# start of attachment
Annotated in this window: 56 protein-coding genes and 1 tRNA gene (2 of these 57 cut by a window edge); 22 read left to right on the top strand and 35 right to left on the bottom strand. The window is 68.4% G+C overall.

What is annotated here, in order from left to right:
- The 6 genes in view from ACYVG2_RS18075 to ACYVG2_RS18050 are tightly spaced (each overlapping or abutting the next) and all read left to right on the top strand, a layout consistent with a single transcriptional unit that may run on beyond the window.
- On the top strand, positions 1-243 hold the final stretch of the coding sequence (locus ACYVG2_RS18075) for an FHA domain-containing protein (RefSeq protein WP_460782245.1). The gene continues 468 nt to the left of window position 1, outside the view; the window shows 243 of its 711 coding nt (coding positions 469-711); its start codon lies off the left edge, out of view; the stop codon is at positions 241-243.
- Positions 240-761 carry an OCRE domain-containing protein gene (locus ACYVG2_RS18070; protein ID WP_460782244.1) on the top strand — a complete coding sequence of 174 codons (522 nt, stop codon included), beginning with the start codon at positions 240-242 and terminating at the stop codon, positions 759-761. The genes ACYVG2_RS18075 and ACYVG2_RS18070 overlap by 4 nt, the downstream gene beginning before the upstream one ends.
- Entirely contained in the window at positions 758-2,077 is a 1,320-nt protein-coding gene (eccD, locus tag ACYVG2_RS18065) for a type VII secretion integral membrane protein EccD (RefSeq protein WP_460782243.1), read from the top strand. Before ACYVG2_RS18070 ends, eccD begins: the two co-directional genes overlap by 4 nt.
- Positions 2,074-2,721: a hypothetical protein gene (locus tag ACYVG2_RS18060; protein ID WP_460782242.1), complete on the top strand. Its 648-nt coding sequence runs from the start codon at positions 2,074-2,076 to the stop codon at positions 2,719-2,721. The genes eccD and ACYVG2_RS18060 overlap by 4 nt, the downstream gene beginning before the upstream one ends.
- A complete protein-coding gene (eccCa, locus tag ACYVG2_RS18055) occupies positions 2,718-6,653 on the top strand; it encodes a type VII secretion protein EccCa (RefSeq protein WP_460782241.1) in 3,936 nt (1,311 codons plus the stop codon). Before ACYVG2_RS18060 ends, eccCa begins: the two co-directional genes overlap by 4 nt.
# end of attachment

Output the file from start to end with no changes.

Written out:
Annotated in this window: 56 protein-coding genes and 1 tRNA gene (2 of these 57 cut by a window edge); 22 read left to right on the top strand and 35 right to left on the bottom strand. The window is 68.4% G+C overall.

What is annotated here, in order from left to right:
- The 6 genes in view from ACYVG2_RS18075 to ACYVG2_RS18050 are tightly spaced (each overlapping or abutting the next) and all read left to right on the top strand, a layout consistent with a single transcriptional unit that may run on beyond the window.
- On the top strand, positions 1-243 hold the final stretch of the coding sequence (locus ACYVG2_RS18075) for an FHA domain-containing protein (RefSeq protein WP_460782245.1). The gene continues 468 nt to the left of window position 1, outside the view; the window shows 243 of its 711 coding nt (coding positions 469-711); its start codon lies off the left edge, out of view; the stop codon is at positions 241-243.
- Positions 240-761 carry an OCRE domain-containing protein gene (locus ACYVG2_RS18070; protein ID WP_460782244.1) on the top strand — a complete coding sequence of 174 codons (522 nt, stop codon included), beginning with the start codon at positions 240-242 and terminating at the stop codon, positions 759-761. The genes ACYVG2_RS18075 and ACYVG2_RS18070 overlap by 4 nt, the downstream gene beginning before the upstream one ends.
- Entirely contained in the window at positions 758-2,077 is a 1,320-nt protein-coding gene (eccD, locus tag ACYVG2_RS18065) for a type VII secretion integral membrane protein EccD (RefSeq protein WP_460782243.1), read from the top strand. Before ACYVG2_RS18070 ends, eccD begins: the two co-directional genes overlap by 4 nt.
- Positions 2,074-2,721: a hypothetical protein gene (locus tag ACYVG2_RS18060; protein ID WP_460782242.1), complete on the top strand. Its 648-nt coding sequence runs from the start codon at positions 2,074-2,076 to the stop codon at positions 2,719-2,721. The genes eccD and ACYVG2_RS18060 overlap by 4 nt, the downstream gene beginning before the upstream one ends.
- A complete protein-coding gene (eccCa, locus tag ACYVG2_RS18055) occupies positions 2,718-6,653 on the top strand; it encodes a type VII secretion protein EccCa (RefSeq protein WP_460782241.1) in 3,936 nt (1,311 codons plus the stop codon). Before ACYVG2_RS18060 ends, eccCa begins: the two co-directional genes overlap by 4 nt.